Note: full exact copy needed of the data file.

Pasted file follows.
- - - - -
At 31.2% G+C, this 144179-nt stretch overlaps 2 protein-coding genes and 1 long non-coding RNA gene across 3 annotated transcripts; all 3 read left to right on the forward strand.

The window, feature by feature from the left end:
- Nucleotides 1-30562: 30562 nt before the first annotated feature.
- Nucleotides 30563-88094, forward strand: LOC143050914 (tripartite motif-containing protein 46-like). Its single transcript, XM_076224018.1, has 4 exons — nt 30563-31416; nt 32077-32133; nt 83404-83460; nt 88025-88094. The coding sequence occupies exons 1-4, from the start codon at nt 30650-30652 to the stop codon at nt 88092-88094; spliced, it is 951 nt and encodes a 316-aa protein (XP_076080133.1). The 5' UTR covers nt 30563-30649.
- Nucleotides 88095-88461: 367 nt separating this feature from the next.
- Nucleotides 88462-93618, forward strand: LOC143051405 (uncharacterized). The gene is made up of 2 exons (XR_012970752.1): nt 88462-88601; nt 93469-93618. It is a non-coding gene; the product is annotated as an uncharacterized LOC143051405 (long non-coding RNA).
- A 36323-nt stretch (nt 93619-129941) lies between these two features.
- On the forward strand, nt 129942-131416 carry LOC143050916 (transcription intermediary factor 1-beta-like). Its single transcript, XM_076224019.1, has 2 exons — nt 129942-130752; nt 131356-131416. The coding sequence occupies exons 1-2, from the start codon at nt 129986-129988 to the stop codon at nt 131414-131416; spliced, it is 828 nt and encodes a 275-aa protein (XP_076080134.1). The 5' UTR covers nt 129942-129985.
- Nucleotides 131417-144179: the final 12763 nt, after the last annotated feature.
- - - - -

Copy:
At 31.2% G+C, this 144179-nt stretch overlaps 2 protein-coding genes and 1 long non-coding RNA gene across 3 annotated transcripts; all 3 read left to right on the forward strand.

The window, feature by feature from the left end:
- Nucleotides 1-30562: 30562 nt before the first annotated feature.
- Nucleotides 30563-88094, forward strand: LOC143050914 (tripartite motif-containing protein 46-like). Its single transcript, XM_076224018.1, has 4 exons — nt 30563-31416; nt 32077-32133; nt 83404-83460; nt 88025-88094. The coding sequence occupies exons 1-4, from the start codon at nt 30650-30652 to the stop codon at nt 88092-88094; spliced, it is 951 nt and encodes a 316-aa protein (XP_076080133.1). The 5' UTR covers nt 30563-30649.
- Nucleotides 88095-88461: 367 nt separating this feature from the next.
- Nucleotides 88462-93618, forward strand: LOC143051405 (uncharacterized). The gene is made up of 2 exons (XR_012970752.1): nt 88462-88601; nt 93469-93618. It is a non-coding gene; the product is annotated as an uncharacterized LOC143051405 (long non-coding RNA).
- A 36323-nt stretch (nt 93619-129941) lies between these two features.
- On the forward strand, nt 129942-131416 carry LOC143050916 (transcription intermediary factor 1-beta-like). Its single transcript, XM_076224019.1, has 2 exons — nt 129942-130752; nt 131356-131416. The coding sequence occupies exons 1-2, from the start codon at nt 129986-129988 to the stop codon at nt 131414-131416; spliced, it is 828 nt and encodes a 275-aa protein (XP_076080134.1). The 5' UTR covers nt 129942-129985.
- Nucleotides 131417-144179: the final 12763 nt, after the last annotated feature.